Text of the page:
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Cimpress Turns to the Cloud for IT Procurement

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The original key promise of the cloud was to make it easier and more cost-effective for organizations of any size to consume technology resources. It’s an approach that started with virtual compute services and has evolved into much more, including enabling organizations to optimize IT procurement as well.


Among the organizations that are using the cloud to improve IT procurement is Cimpress, the parent company of Vistaprint, which is well-known in North America for its on-demand printing services. Cimpress is using AWS Marketplace, which is the Amazon cloud’s marketplace for software-as-a-service (SaaS) offerings, to improve how the company is able to innovate and buy IT services. AWS Marketplace has listings from more than 1,600 software vendors from which users can choose. According to AWS, there are currently over 300,000 active customers for AWS Marketplace services.


In a user session at AWS Summit Americas last month, Jeremy Potash, director of technology at Cimpress, outlined how his organization is using the cloud and AWS Marketplace to improve its operations.


The Cimpress IT Organization


Potash runs a team of engineers at Cimpress that handles operations, including deliverability and observability for the company’s website operations as well as its bare-metal and cloud services. Cimpress has more than 20 brands around the world, including Vistaprint, with businesses that provide services for customized printing on demand.


Cimpress has a Cloud Center of Excellence operation, which seeks to use the cloud as a common operating platform wherever possible. At Vistaprint in particular, Potash said the company is now going through a transition from just having a monolithic website to an approach where operations all run on the AWS cloud.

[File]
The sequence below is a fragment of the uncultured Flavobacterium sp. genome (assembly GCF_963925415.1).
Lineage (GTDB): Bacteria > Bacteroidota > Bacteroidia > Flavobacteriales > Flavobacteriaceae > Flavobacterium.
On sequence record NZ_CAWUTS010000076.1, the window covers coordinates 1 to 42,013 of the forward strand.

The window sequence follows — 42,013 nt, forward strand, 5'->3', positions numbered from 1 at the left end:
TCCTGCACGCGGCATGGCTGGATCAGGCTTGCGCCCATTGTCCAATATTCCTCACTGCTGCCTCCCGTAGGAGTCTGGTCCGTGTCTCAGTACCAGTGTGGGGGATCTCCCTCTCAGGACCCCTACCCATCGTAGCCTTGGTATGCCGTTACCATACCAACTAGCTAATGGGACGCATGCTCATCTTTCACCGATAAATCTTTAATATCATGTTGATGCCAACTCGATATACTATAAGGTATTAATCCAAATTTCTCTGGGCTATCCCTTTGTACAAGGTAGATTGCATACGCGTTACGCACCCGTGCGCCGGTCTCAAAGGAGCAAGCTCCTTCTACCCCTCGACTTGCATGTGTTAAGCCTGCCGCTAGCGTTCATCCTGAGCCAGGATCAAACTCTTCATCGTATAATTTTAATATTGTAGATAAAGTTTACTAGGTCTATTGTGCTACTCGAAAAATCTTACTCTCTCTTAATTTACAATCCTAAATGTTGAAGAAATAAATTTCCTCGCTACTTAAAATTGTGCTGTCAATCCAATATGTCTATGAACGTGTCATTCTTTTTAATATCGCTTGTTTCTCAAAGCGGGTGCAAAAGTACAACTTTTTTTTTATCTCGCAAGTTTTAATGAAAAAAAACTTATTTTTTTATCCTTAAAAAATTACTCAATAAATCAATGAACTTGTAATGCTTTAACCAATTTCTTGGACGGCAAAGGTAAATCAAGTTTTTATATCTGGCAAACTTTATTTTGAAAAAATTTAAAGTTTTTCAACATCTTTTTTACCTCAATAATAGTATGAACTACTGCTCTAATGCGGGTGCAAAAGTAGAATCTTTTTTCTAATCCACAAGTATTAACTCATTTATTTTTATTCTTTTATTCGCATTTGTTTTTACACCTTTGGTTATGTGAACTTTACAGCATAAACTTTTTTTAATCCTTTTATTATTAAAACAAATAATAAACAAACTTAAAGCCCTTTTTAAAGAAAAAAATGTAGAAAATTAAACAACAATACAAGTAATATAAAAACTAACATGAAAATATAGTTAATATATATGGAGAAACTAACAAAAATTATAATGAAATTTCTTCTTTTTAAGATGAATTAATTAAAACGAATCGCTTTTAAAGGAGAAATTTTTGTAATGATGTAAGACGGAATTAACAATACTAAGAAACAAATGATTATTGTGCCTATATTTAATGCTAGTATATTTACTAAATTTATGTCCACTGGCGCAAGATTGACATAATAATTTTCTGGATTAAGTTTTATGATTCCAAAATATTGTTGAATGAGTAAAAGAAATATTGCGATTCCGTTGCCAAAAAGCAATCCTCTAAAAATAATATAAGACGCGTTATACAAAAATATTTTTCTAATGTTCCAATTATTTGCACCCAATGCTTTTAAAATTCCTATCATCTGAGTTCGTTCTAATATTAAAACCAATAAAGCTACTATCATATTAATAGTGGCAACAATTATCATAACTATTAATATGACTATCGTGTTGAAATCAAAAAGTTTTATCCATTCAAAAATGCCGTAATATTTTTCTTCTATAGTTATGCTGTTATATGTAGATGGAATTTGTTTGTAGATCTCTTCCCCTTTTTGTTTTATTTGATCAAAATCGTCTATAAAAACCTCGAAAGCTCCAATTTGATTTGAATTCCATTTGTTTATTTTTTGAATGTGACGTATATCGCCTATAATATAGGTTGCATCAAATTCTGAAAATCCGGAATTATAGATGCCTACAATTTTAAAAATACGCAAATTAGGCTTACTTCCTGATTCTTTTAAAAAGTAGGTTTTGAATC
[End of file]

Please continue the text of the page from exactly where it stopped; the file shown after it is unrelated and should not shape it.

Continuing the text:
Within Cimpress is an IT operation that provides services to the company’s different operating units. The services platform has been built from the ground up in AWS, with more than 300 linked accounts, Potash said. The core model in which services are provided is a SaaS approach.


“We basically have a policy that unless there’s a really good reason not to take something off the shelf in a SaaS consumption model, we do everything as SaaS,” he said.


Cimpress today works with a wide range of SaaS vendors, including Splunk, Databricks, Palo Alto Networks, Sumo Logic, Snowflake and Hashicorp, among others. Many of those SaaS subscriptions were purchased via the AWS Marketplace, Potash said.


Optimizing IT Procurement


Across the Cimpress business units are people building a lot of different types of technologies for specific use cases, according to Potash. Those business units all want to operate autonomously and at their own speed, which is something that Potash and his team enable by embracing SaaS.


“Operating in that [SaaS] model brings us a lot of benefits, which includes speed, it preserves our entrepreneurial spirit, and allows us to innovate,” he said.


One key challenge that Cimpress faced when first taking the SaaS-first approach was how it was going to support its own users while still having some top-level management control. Potash said he didn’t want his team to be a bottleneck but still needed to be able to make sure that the right resources were getting to the right teams in a cost-effective manner.


With AWS Marketplace, Potash and his team created a curated catalog of SaaS applications from which individual Cimpress business units can pick and choose. Since Cimpress is already a large user of AWS with many linked accounts, Potash said SaaS purchases are being made within the context of an account for which Cimpress already has a cost accountability structure created.


“People can purchase software where they’re already consuming cloud services, and we’re already set up to account for that, so that’s a big plus for us as it helps with cost accountability and visibility,” he said.


Maintaining ISV Relationships


Potash noted that Cimpress was already dealing with many different independent software vendors (ISVs) directly for SaaS purchases. In adopting an AWS Marketplace approach, he said Cimpress has been able to maintain those existing relationships.


Cimpress is still able to have custom pricing and terms in place for its software consumption, while gaining the management control and visibility across its distributed enterprise that AWS Marketplace provides.


“We expect to outpace our 2020 [SaaS] purchases, so this is continuing upward, and a lot of that is because of the benefit that we’ve been seeing from strategically leveraging AWS Marketplace and routing purchases through there,” Potash said.

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